But how long does it take for a battle to be completed with Vis Bellica rules with the same criteria as above?

I think what it all comes down to is the length of time it takes to complete the battle.

(Change Name)15 Aug 2003 1:11 a.m. PST

I am not a fan of DBx. It is not because they are awful games. I am boycotting DBx until its proponents learn to behave. The English DBM players, in particular, tend to be extremely arrogant. Even in the U.S., it is difficult to be around the dedicated DBMers for any period of time. In most cases, this arrogance is entirely uncalled for.

Why is it popular? Probably for many of the same reasons that other games are more popular than superior alternatives: it was here first. The same could be said about D&D for roleplaying and Warhammer for fantasy. Gamers started playing these rules when they were the only game in town - so to speak. And these gamers continue to play them out of habit and laziness. In fact, many of these gamers are extremely conservative and unwilling to try any other set of rules.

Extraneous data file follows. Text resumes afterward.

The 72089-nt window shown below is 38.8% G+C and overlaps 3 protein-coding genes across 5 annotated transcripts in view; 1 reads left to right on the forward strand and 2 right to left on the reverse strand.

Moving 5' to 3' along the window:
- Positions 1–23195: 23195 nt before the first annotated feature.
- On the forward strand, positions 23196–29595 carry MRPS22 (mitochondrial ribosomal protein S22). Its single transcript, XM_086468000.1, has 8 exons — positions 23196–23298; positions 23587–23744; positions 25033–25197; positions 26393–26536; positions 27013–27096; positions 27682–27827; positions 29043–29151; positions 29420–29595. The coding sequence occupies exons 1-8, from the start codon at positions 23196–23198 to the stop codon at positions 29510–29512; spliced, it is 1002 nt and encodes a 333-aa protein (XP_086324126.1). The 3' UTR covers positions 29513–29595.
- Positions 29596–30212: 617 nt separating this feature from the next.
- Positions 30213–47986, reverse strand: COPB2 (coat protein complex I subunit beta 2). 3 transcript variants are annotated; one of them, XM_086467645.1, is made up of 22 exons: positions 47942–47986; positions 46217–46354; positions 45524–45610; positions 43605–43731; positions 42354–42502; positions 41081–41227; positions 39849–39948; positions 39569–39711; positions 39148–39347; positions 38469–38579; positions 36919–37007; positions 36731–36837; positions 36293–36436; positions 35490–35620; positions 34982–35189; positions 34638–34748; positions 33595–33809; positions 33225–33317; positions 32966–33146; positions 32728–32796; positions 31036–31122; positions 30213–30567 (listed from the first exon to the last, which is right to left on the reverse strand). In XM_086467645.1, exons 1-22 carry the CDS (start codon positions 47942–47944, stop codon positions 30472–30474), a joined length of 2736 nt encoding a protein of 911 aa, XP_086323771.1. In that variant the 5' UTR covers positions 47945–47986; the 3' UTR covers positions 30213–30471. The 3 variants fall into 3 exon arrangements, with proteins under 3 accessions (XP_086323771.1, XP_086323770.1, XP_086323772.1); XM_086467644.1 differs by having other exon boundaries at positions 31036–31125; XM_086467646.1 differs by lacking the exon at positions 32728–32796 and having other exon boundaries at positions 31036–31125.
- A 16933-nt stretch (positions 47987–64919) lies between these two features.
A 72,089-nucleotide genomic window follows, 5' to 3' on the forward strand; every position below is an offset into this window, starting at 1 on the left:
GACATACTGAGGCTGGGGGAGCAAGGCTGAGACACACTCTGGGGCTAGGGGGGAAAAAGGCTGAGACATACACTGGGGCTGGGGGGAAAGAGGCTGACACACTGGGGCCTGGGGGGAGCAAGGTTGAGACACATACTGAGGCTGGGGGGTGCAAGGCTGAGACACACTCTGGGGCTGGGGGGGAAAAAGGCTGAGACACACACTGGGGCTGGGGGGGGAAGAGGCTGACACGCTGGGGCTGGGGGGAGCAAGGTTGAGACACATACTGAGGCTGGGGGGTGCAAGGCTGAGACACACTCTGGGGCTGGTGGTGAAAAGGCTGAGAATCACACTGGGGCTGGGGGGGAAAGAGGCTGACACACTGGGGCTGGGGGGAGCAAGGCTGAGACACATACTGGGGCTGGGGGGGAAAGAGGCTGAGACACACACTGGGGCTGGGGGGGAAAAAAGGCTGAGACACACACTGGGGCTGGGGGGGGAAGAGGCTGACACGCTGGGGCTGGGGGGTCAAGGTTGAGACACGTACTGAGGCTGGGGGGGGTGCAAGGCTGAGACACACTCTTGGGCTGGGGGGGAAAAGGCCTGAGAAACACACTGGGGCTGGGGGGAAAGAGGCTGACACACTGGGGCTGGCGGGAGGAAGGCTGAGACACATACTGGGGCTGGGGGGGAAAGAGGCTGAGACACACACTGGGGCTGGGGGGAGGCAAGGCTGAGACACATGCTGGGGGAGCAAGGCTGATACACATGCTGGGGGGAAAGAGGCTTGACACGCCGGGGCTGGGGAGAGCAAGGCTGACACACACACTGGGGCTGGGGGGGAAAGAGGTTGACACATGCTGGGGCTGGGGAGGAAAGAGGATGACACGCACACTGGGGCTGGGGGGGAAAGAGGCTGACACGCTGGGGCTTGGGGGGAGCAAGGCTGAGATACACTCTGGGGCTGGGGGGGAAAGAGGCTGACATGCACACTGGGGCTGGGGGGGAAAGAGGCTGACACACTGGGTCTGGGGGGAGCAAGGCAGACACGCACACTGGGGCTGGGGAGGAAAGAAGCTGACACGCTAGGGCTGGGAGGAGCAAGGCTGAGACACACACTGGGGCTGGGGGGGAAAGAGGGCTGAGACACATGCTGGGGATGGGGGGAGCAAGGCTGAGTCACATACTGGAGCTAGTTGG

That being said, at the time it was introduced, DBA was a breath of fresh air, especially when one considers what preceded it. It is a simple and fast game to play (once one gets beyond the unintelligible prose). It had straightfoward game mechanics requiring virtually no record keeping. IMHO, DBM just messed up everything which was good about DBA.

However, if DBA were being introduced today as a new game, rather than as an established system, I really suspect that it would not do particularly well against some of the other rules which have been published in the last decade. It is living off of its past glory.

Vis Bellica15 Aug 2003 1:35 a.m. PST

spectralwraith: we usually complete a game of Vis Bellica that size in 2˝-3 hours.


Spectralwraith15 Aug 2003 2:57 a.m. PST

Sir Garnet.... Vis Bellica is looking pretty good so far.

It looks like I can keep my figures on their DBA bases which was very important to me. I might be able to get them on the 6cm by 3cm using a strip of magnetic sheet?

Im liking the idea of simultaneous movement. Im not clear about the order wrighting but as long as it dosnt slow down the game too much.

The fog of war part is very attractive. Really the part that might sell me these rules.

Officers of varying abilities optional rule #1 is also a welcome addition.

And last, Im more of a fantasy miniatures guy so I am more interested in Vis Magica. Is it available yet?

HairyBeast15 Aug 2003 3:06 a.m. PST

Spectralwraith The rules I like for the various periods I play, and bear in mind ALL of these have homegrown modifications. classiacl Ancients-Tactica, Dark ages-I've tried Warhammer +shieldwall but need to think about this. High Medieval I still Have a soft spot for Revenge-a few years ago I played lots of games with this set and despite its flaws,over complexity in parts its still pretty medieval.